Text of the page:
Coronavirus fiscal support 'modest', direct govt spending at 1.2% of GDP: Moody's
Centre's latest measures aimed at inducing consumer demand have been termed as too less and also quite late given the impact the pandemic had on the economy.
New Delhi: Centre's latest measures aimed at inducing consumer demand have been termed as too less and also quite late given the impact the pandemic had on the economy.
Moody's Investors Service has said that even if the latest measures are combined with the economic package announced in May, the size of the measures remains modest.
A Moody's report noted that that the second round of fiscal stimulus amounts to just 0.2 per cent of the country's real GDP forecast for the financial year 2021.
Notwithstanding the fiscal prudence of the measures, the small scale of the stimulus highlights limited budgetary firepower to support the economy during a very sharp contraction, a credit negative, it said.
"In total, the two rounds of stimulus bring the government's direct spending on coronavirus-related fiscal support to around 1.2 per cent of GDP. This compares with an average of around 2.5 per cent of GDP for Baa-rated peers as of mid-June," it said.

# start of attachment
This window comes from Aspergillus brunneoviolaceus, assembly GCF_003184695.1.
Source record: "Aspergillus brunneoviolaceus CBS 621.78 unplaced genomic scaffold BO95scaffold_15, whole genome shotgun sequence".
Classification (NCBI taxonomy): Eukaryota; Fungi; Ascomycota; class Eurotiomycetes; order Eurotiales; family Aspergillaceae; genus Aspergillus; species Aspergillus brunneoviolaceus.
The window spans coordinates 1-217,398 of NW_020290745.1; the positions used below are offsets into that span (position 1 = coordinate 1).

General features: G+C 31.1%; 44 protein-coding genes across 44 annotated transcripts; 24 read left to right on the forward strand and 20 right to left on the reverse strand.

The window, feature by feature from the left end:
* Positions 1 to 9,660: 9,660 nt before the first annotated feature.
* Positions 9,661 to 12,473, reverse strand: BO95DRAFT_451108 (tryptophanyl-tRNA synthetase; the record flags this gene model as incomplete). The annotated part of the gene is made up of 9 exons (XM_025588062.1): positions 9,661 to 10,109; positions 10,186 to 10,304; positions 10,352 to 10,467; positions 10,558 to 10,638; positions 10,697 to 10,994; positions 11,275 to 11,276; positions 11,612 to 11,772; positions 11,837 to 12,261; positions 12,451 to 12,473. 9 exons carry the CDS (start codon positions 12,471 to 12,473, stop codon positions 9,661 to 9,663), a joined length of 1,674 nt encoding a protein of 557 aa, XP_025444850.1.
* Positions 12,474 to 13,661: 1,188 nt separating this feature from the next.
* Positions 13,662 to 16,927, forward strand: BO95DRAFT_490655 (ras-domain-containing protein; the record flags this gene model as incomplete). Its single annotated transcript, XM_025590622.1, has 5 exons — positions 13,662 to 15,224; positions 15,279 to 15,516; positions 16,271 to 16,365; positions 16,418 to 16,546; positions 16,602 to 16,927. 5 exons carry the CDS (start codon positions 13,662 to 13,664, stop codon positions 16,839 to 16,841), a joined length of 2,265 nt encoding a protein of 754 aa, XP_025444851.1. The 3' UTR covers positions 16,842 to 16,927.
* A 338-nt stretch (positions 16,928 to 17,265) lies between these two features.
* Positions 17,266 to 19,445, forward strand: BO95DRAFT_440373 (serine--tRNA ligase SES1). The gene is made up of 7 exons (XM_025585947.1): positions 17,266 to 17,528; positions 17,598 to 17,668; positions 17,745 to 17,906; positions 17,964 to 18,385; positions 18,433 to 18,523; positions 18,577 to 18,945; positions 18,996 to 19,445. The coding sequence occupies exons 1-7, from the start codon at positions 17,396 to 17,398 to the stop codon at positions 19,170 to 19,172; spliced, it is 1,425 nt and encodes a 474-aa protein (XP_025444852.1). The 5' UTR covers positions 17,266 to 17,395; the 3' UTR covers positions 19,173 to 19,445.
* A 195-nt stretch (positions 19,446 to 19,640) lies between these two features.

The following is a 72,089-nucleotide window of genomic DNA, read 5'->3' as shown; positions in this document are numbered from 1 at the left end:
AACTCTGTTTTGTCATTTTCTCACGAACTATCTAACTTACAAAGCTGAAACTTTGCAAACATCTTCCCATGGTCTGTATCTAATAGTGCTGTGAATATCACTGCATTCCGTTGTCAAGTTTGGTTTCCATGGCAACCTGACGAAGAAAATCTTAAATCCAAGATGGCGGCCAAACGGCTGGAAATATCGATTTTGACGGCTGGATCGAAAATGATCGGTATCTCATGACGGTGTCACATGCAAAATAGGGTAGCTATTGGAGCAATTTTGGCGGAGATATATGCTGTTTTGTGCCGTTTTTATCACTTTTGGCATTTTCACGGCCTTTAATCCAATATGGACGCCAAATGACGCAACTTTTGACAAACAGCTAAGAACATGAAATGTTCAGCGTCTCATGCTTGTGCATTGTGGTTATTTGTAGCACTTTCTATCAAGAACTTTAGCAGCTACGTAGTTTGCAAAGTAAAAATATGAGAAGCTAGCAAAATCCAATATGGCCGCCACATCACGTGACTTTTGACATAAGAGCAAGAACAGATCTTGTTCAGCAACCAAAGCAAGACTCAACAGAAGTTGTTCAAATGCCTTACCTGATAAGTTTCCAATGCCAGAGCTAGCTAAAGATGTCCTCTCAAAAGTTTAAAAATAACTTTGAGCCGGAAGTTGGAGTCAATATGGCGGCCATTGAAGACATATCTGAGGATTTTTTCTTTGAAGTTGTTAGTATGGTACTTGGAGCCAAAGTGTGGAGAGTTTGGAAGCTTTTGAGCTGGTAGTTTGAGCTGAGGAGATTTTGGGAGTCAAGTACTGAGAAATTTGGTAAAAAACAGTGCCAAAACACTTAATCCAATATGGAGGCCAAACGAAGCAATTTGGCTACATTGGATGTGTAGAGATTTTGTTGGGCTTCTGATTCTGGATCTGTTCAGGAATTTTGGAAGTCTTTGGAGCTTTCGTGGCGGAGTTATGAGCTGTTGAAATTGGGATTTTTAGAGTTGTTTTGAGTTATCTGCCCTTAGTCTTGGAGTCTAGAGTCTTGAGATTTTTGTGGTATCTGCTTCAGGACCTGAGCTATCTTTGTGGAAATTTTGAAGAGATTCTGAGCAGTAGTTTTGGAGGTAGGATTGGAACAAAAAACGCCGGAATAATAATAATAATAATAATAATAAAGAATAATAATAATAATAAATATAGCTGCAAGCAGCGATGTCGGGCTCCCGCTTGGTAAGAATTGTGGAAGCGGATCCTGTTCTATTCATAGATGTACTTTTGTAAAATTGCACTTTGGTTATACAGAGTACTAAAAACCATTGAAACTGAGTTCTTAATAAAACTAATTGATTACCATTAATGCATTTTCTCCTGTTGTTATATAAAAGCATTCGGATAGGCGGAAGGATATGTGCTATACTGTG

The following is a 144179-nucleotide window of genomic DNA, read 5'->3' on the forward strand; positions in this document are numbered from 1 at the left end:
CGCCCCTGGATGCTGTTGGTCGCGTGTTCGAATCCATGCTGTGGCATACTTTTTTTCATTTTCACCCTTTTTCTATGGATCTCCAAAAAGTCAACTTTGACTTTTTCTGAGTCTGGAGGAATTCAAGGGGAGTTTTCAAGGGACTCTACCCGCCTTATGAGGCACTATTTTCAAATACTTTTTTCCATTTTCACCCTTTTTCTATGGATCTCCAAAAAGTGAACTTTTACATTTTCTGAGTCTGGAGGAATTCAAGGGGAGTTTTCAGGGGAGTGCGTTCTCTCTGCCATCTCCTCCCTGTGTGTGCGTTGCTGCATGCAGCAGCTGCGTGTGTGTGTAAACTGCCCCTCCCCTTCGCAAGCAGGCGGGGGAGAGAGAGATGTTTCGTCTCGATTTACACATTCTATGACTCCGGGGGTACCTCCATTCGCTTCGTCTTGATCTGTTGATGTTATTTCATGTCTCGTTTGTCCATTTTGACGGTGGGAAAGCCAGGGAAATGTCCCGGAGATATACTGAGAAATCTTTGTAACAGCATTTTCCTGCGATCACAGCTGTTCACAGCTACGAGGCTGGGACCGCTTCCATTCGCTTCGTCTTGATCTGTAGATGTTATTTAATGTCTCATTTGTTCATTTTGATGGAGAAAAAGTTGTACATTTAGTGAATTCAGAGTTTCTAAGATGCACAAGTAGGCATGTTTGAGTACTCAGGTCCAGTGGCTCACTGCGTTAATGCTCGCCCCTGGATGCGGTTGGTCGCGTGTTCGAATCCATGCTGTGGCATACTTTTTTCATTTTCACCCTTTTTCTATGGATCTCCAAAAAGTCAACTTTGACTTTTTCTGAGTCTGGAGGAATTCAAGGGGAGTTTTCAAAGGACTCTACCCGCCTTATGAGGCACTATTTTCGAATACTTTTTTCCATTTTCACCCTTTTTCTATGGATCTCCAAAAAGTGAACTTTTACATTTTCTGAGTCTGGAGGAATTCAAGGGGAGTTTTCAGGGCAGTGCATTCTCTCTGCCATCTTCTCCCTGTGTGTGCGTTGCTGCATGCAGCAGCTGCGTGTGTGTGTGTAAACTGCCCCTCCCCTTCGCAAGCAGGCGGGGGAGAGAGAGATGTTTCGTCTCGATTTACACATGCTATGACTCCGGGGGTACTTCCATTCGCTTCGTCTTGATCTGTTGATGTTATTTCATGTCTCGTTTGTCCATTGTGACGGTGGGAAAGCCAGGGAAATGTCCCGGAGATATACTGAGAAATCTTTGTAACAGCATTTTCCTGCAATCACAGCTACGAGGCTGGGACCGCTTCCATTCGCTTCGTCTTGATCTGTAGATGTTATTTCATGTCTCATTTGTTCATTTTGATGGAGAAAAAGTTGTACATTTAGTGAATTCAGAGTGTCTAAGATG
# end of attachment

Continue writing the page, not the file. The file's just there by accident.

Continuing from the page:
As per Moody's India's very weak fiscal position has constrained its scope for discretionary stimulus spending in response to the coronavirus shock.
"We expect the general government debt burden to peak at around 90 per cent of GDP in 2020, up from about 72 per cent of GDP in 2019, which is significantly higher than the Baa median of around 59 per cent. The large debt burden is driven by chronically wide fiscal deficits."
While the latest stimulus will spur consumer spending over the near term as coronavirus-related restrictions continue to be eased and India's festive season begins, the support to growth will be minimal, it noted.
It forecasts growth to rebound to 10.6 per cent in the next financial year, reflecting the comparison with the low GDP levels of 2020 as economic activity gradually normalizes.
"Over the medium term, we expect growth to settle around 6 per cent, with downside risks due in part to ongoing stress within the financial system. A series of recent agricultural sector and labor law reforms, which were announced as part of broader structural reforms and approved by India's parliament in September, could provide support to medium-term growth, if implemented effectively," it added.